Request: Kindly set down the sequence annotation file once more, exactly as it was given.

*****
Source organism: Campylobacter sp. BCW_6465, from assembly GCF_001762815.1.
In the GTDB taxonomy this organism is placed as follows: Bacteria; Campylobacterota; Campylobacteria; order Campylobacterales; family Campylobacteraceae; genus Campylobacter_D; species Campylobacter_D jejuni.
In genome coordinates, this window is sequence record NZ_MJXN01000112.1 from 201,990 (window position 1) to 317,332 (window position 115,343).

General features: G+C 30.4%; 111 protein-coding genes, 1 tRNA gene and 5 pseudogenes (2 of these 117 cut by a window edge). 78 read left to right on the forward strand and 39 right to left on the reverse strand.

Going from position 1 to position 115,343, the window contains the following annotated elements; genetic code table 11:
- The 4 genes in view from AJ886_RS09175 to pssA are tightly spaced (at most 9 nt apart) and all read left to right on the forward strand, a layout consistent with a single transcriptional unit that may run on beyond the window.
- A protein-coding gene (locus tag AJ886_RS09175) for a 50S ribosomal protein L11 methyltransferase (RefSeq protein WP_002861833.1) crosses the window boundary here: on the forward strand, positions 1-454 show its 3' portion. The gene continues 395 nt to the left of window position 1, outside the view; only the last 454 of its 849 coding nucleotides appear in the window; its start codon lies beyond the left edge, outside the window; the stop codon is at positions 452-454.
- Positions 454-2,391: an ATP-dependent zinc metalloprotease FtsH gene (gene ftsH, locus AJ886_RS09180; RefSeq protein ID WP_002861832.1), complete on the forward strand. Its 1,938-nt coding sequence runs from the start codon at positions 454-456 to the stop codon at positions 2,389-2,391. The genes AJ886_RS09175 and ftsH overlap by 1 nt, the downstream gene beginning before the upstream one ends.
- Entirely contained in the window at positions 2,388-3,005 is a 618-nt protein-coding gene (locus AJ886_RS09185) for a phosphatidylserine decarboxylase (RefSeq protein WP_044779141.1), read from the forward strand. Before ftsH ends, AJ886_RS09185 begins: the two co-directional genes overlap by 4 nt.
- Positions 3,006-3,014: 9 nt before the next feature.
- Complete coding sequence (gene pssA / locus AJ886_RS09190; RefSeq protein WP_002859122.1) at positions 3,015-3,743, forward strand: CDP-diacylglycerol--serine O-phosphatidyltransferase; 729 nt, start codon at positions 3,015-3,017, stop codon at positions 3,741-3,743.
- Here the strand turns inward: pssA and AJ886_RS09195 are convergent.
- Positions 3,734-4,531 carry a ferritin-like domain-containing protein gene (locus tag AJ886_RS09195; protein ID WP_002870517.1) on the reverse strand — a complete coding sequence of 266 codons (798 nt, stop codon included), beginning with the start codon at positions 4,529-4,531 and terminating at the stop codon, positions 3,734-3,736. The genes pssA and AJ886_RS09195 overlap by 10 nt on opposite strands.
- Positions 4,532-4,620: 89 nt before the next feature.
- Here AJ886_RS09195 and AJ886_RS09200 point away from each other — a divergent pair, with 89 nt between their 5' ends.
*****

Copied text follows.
Source organism: Campylobacter sp. BCW_6465, from assembly GCF_001762815.1.
In the GTDB taxonomy this organism is placed as follows: Bacteria; Campylobacterota; Campylobacteria; order Campylobacterales; family Campylobacteraceae; genus Campylobacter_D; species Campylobacter_D jejuni.
In genome coordinates, this window is sequence record NZ_MJXN01000112.1 from 201,990 (window position 1) to 317,332 (window position 115,343).

General features: G+C 30.4%; 111 protein-coding genes, 1 tRNA gene and 5 pseudogenes (2 of these 117 cut by a window edge). 78 read left to right on the forward strand and 39 right to left on the reverse strand.

Going from position 1 to position 115,343, the window contains the following annotated elements; genetic code table 11:
- The 4 genes in view from AJ886_RS09175 to pssA are tightly spaced (at most 9 nt apart) and all read left to right on the forward strand, a layout consistent with a single transcriptional unit that may run on beyond the window.
- A protein-coding gene (locus tag AJ886_RS09175) for a 50S ribosomal protein L11 methyltransferase (RefSeq protein WP_002861833.1) crosses the window boundary here: on the forward strand, positions 1-454 show its 3' portion. The gene continues 395 nt to the left of window position 1, outside the view; only the last 454 of its 849 coding nucleotides appear in the window; its start codon lies beyond the left edge, outside the window; the stop codon is at positions 452-454.
- Positions 454-2,391: an ATP-dependent zinc metalloprotease FtsH gene (gene ftsH, locus AJ886_RS09180; RefSeq protein ID WP_002861832.1), complete on the forward strand. Its 1,938-nt coding sequence runs from the start codon at positions 454-456 to the stop codon at positions 2,389-2,391. The genes AJ886_RS09175 and ftsH overlap by 1 nt, the downstream gene beginning before the upstream one ends.
- Entirely contained in the window at positions 2,388-3,005 is a 618-nt protein-coding gene (locus AJ886_RS09185) for a phosphatidylserine decarboxylase (RefSeq protein WP_044779141.1), read from the forward strand. Before ftsH ends, AJ886_RS09185 begins: the two co-directional genes overlap by 4 nt.
- Positions 3,006-3,014: 9 nt before the next feature.
- Complete coding sequence (gene pssA / locus AJ886_RS09190; RefSeq protein WP_002859122.1) at positions 3,015-3,743, forward strand: CDP-diacylglycerol--serine O-phosphatidyltransferase; 729 nt, start codon at positions 3,015-3,017, stop codon at positions 3,741-3,743.
- Here the strand turns inward: pssA and AJ886_RS09195 are convergent.
- Positions 3,734-4,531 carry a ferritin-like domain-containing protein gene (locus tag AJ886_RS09195; protein ID WP_002870517.1) on the reverse strand — a complete coding sequence of 266 codons (798 nt, stop codon included), beginning with the start codon at positions 4,529-4,531 and terminating at the stop codon, positions 3,734-3,736. The genes pssA and AJ886_RS09195 overlap by 10 nt on opposite strands.
- Positions 4,532-4,620: 89 nt before the next feature.
- Here AJ886_RS09195 and AJ886_RS09200 point away from each other — a divergent pair, with 89 nt between their 5' ends.